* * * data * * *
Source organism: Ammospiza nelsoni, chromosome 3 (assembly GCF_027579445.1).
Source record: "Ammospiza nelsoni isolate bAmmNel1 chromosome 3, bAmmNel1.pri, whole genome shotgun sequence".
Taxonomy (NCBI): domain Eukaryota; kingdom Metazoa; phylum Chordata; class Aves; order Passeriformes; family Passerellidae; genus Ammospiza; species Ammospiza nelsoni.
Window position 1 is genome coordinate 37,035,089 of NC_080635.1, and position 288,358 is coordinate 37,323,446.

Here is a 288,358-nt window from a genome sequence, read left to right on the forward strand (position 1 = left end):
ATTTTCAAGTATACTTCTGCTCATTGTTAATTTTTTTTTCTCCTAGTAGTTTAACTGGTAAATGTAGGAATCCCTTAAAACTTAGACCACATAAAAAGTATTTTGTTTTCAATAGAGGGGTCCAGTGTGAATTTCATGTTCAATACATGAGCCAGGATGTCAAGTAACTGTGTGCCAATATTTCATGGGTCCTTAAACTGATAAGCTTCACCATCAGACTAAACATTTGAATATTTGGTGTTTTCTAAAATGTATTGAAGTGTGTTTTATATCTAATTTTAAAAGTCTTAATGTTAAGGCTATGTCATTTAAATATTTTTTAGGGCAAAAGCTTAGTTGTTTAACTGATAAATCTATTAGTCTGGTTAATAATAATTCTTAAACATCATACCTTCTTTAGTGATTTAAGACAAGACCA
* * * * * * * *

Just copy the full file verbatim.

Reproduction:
Source organism: Ammospiza nelsoni, chromosome 3 (assembly GCF_027579445.1).
Source record: "Ammospiza nelsoni isolate bAmmNel1 chromosome 3, bAmmNel1.pri, whole genome shotgun sequence".
Taxonomy (NCBI): domain Eukaryota; kingdom Metazoa; phylum Chordata; class Aves; order Passeriformes; family Passerellidae; genus Ammospiza; species Ammospiza nelsoni.
Window position 1 is genome coordinate 37,035,089 of NC_080635.1, and position 288,358 is coordinate 37,323,446.

Here is a 288,358-nt window from a genome sequence, read left to right on the forward strand (position 1 = left end):
ATTTTCAAGTATACTTCTGCTCATTGTTAATTTTTTTTTCTCCTAGTAGTTTAACTGGTAAATGTAGGAATCCCTTAAAACTTAGACCACATAAAAAGTATTTTGTTTTCAATAGAGGGGTCCAGTGTGAATTTCATGTTCAATACATGAGCCAGGATGTCAAGTAACTGTGTGCCAATATTTCATGGGTCCTTAAACTGATAAGCTTCACCATCAGACTAAACATTTGAATATTTGGTGTTTTCTAAAATGTATTGAAGTGTGTTTTATATCTAATTTTAAAAGTCTTAATGTTAAGGCTATGTCATTTAAATATTTTTTAGGGCAAAAGCTTAGTTGTTTAACTGATAAATCTATTAGTCTGGTTAATAATAATTCTTAAACATCATACCTTCTTTAGTGATTTAAGACAAGACCA